Pit Stop: Gay Romance in a Small Town in Texas, a movie by acclaimed filmmaker Yen Tan
New York, February 28, 2012 – The Vilcek Foundation today announced $40,000 in grant to fund the production of Pit Stop, Malaysian-born and Austin-based filmmaker Yen Tan’s third feature film.
Pit Stop is a 90-minute narrative feature film that tells the parallel stories of two gay men in a small Texas town. A construction foreman and a Latino factory worker, both heartbroken and struggling amidst personal misfortunes, meet each other and face the possibility that they might just be meant for each other. The script of Pit Stop was selected to be part of the Outfest Screenwriting Lab in 2009.
Yen Tan was born in Kuala Lumpur, Malaysia. Mr. Tan first came to the United States to pursue a bachelor degree in Journalism at Drake University in Des Moines, Iowa. After completing his undergraduate studies, Mr. Tan worked in the field of advertising but started to take acting and screenwriting classes in the evenings, which quickly led to a full-fledged career as an independent filmmaker. His first feature films, Happy Birthday and Ciao were screened at festivals worldwide and received multiple jury and audience awards.
In 2009, as an applicant of the Vilcek Prize for Creative Promise in Filmmaking, Mr. Tan impressed the distinguished panel of jury members with his multiple talents, clear artistic vision and achievements as an young independent filmmaker who has both a day job and a remarkable filmography. “As a juror for the 2009 Vilcek Prize for Creative Promise in Filmmaking, I can relay that it was the consensus of the jurors that Yen Tan was truly an exceptional filmmaker and a talent to watch,” said Rick Kinsel, Executive Director of the Vilcek Foundation. “As the Vilcek Foundation’s mission is to showcase and honor the accomplishments of foreign-born scientists and artists, we are very pleased to support Mr. Tan as he embarks on a new exciting and ambitious project.”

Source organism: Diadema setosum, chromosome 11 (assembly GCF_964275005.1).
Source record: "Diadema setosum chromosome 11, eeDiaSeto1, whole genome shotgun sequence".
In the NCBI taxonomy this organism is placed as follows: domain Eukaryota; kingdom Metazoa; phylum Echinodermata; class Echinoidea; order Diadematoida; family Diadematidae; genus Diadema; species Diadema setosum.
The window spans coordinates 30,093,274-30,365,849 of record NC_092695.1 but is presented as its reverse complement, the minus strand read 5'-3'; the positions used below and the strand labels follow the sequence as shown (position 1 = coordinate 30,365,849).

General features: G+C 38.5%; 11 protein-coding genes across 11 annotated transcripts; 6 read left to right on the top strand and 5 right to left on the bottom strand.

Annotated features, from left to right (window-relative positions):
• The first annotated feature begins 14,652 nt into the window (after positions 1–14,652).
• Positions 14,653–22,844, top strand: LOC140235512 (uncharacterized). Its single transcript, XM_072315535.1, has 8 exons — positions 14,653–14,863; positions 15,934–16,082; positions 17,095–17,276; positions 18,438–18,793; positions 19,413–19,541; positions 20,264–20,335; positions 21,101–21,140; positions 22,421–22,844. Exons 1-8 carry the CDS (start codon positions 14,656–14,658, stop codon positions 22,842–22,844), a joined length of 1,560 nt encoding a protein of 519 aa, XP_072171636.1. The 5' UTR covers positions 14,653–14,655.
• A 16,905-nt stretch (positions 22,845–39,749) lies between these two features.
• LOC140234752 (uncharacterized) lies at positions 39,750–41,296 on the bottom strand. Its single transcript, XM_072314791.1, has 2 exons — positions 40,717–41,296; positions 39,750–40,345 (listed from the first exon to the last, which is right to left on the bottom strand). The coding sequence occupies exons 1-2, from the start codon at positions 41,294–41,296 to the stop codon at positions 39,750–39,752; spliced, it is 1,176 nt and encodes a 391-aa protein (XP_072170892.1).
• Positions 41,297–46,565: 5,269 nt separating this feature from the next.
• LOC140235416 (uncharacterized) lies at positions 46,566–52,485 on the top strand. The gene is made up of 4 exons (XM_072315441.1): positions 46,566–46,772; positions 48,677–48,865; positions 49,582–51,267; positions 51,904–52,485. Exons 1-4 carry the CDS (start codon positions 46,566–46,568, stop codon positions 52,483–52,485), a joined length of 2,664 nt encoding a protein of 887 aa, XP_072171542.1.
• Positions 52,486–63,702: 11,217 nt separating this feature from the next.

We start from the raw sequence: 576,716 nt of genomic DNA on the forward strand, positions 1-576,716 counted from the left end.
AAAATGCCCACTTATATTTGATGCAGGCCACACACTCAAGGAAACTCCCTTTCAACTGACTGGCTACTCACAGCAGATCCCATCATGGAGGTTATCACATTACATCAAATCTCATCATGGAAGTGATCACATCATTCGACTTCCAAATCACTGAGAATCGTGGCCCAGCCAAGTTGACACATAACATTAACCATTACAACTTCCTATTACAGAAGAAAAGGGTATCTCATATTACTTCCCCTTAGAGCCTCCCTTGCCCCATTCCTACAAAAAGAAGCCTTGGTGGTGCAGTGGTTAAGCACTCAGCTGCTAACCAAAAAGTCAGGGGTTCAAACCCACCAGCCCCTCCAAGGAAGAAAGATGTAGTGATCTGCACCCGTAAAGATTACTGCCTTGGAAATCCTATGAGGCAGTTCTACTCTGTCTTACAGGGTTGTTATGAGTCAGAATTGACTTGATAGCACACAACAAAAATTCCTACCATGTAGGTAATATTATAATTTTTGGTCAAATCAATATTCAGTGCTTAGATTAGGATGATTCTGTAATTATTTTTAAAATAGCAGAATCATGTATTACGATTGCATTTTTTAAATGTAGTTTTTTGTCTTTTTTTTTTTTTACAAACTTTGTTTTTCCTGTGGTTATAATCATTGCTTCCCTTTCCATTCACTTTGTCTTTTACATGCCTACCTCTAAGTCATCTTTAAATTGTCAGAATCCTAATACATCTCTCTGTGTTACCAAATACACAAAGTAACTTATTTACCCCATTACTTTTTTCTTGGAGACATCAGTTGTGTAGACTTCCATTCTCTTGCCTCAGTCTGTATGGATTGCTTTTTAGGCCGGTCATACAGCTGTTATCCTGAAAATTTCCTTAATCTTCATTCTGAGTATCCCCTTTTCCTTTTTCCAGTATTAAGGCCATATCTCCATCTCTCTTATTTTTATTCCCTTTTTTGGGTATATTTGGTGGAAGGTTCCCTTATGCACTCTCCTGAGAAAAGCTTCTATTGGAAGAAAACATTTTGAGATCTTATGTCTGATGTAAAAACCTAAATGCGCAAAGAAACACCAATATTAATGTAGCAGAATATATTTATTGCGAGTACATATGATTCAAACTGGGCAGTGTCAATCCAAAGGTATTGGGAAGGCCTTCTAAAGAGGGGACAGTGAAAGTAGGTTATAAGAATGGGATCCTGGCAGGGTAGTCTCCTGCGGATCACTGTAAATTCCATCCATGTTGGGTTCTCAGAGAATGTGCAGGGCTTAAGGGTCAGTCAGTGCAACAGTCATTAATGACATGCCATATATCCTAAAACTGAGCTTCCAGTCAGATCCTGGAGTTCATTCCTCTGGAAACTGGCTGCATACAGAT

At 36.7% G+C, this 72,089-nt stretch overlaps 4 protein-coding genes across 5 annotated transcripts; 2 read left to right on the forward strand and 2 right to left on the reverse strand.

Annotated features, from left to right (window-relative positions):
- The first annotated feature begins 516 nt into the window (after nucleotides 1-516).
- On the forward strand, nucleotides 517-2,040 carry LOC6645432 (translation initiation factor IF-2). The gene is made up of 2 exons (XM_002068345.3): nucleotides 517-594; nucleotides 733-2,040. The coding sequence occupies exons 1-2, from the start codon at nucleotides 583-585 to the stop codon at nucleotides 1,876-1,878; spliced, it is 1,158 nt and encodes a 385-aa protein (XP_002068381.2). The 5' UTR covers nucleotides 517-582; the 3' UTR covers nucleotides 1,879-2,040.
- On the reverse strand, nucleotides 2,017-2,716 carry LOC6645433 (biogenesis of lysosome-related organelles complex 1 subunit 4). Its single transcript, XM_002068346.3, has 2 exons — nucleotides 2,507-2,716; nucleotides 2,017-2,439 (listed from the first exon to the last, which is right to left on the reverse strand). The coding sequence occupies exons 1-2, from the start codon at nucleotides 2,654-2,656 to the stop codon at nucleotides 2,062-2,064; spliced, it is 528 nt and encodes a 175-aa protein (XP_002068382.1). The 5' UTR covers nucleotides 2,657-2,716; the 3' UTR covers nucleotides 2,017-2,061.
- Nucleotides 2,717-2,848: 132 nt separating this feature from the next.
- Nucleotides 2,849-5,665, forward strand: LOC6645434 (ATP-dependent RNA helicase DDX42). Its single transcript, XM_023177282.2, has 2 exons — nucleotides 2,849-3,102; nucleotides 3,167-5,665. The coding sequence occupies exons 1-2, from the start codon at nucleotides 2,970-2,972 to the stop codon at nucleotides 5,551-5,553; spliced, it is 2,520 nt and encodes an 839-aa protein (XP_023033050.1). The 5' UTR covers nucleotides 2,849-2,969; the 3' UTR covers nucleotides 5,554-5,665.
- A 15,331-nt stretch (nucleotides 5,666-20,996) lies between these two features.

“I am truly honored and grateful to be awarded this generous grant from the Vilcek Foundation,” said Yen Tan. “Pit Stop was first written in 2004 and has significant meaning to me over the years of development. The Foundation’s support to me as a foreign-born artist is tremendously validating, and their grant has turned the screenplay from a could to a can. I am now more confident than ever before that the film will finally see the light of day.”
Not only the Vilcek Foundation is eager to see the story of Pit Stop on screen, so do the 169 backers of the project on the crowd-funding website United States Artist (USA). Over the course of 60 days, Yen Tan and his production team raised $29,545 with the help of family, friends, and cinema aficionados who follow the project on the USA website. Pit Stop was also awarded a $7,000 grant by Austin Film Society’s 2011 Texas Filmmakers’ Production Fund. Mr. Tan hopes to film Pit Stop this spring and complete post-production in the fall. Other members of his team include David Lowery (Co-writer and Editor), Jonathan Duffy (Executive Producer), James M. Johnston (Producer), Kelly G. Williams (Producer), and Eric Steele (Producer).
Explore the impact of immigrant artists on American Modernism. Drawing on their diverse backgrounds, these artists often made their new home the subject of their work, creating celebrated images of the American landscape, from New York to New Mexico.
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